Of course, listening to great music is always a great de-stresser. Bomin reminded people that a recording of Amy Butler’s beautiful original composition for electric cello “Hush, Now” is posted on the new Healing with Cello page on our website. There are many other beautiful and inspiring performances on YouTube. Christine Stufflebeam suggested checking out Berklee College of Music virtual performances, as well as GroupMuse which is a social network that connects hosts and professional musicians and streams live house concerts from across the country for a modest fee.
Many people are now taking “virtual” lessons via Facetime, Skype and Zoom. Some people find virtual lessons harder and/or less satisfying than in-person lessons. But most find them better than nothing. Irina recommended that lessons help keep people on track. Bomin suggested that setting goals also helps to look forward to lessons and practice.
There were lots of comments about specific technology issues, particularly with sound reproduction. Jean Daniel Chablais reported that the built-in mics on computers, phones and iPads are not very good. Built-in mics also are calibrated for the human voice and don’t reproduce cello sounds very well. Jean Daniel and his teacher each use external plugin mics which come with an application that allows you to choose voice or instrument so that cello sounds, including harmonics, will be heard more accurately. He suggested that such mics can be acquired on Amazon for between $30 and $200, depending on the desired quality.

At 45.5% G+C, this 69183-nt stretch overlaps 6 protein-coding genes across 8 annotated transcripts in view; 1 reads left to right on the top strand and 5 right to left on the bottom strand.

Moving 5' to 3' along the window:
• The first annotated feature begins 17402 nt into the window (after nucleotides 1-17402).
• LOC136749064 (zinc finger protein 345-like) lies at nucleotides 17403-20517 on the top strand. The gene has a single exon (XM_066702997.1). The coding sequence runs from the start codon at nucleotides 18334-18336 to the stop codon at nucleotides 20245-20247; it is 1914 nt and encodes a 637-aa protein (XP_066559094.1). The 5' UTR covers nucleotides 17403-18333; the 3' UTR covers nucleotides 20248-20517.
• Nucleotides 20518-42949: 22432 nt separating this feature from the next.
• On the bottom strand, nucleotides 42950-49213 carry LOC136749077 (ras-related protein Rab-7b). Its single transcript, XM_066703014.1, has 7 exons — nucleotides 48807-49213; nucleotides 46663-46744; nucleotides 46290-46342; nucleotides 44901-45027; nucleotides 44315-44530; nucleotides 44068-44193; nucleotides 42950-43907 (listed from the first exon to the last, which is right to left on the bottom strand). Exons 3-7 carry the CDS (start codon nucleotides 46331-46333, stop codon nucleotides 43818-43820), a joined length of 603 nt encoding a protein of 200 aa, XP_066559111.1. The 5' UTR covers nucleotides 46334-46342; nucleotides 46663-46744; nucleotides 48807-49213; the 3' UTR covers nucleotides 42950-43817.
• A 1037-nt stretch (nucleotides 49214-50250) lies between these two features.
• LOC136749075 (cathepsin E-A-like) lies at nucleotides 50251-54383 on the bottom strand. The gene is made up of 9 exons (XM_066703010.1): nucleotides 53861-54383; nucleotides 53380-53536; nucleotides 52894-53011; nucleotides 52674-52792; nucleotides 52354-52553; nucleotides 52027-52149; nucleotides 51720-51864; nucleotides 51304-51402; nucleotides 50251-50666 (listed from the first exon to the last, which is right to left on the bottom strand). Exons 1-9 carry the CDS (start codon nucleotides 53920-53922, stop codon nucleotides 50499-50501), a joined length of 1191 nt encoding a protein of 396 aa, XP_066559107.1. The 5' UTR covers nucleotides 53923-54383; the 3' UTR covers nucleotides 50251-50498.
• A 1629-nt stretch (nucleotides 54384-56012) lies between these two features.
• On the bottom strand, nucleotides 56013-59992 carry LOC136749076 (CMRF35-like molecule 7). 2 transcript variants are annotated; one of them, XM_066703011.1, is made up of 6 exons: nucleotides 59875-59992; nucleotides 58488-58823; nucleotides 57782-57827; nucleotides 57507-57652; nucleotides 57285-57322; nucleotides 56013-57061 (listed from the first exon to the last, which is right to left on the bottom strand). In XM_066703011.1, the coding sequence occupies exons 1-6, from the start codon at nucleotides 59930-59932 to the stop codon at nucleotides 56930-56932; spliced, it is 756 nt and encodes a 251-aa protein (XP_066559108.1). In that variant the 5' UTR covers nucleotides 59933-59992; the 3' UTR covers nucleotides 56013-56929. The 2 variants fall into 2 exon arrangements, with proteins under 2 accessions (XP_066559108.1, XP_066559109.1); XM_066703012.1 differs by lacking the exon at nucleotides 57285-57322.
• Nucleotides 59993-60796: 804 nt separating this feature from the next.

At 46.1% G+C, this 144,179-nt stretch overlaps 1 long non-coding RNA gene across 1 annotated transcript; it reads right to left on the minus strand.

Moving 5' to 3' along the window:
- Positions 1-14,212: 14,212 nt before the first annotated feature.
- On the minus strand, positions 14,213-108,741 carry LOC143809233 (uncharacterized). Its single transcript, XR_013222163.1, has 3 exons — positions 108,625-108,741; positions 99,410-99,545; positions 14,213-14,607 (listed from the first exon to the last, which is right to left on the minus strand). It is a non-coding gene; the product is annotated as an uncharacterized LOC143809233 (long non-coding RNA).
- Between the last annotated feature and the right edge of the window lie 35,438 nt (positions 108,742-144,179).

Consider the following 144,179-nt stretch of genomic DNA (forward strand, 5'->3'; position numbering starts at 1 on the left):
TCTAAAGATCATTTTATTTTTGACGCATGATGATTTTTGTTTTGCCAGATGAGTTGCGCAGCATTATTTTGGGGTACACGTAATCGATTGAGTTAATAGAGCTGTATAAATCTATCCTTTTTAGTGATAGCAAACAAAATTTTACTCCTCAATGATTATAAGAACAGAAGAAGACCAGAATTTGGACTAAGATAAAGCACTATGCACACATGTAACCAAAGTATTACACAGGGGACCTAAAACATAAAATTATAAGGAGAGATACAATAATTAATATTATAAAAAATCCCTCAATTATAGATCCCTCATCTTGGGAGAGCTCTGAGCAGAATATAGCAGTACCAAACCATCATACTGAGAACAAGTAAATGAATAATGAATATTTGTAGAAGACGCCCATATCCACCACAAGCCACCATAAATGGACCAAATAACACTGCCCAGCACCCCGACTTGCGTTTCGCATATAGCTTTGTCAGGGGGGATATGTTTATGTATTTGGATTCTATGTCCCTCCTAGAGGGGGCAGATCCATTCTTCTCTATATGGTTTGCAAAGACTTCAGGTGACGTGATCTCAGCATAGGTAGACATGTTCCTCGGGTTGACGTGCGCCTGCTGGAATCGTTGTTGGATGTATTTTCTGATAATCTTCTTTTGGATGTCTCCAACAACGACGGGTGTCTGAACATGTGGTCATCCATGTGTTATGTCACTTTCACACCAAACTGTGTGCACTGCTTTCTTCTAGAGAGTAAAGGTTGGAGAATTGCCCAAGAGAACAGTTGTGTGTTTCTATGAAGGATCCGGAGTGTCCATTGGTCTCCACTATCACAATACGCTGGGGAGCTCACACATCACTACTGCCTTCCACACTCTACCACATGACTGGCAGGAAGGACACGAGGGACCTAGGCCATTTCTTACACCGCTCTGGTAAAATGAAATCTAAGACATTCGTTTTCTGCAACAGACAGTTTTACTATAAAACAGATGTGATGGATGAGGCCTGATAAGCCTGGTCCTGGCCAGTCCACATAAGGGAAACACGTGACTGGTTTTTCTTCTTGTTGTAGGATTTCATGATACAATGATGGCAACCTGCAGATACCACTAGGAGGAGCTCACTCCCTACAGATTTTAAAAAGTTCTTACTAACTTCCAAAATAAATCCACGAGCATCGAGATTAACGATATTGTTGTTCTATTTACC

Louise Butler agreed that sound is an issue. She has purchased an Ultimate Ears Boom 3 bluetooth speaker. That gets the sound a bit further away from the ears and enhances the sound to some degree. It can be used with a computer, iPhone or iPad. Paula Rothman has found that virtual lessons on Skype or Facetime work better on an iPhone because the wide-angle lens provides a better picture and the mic has better sound quality.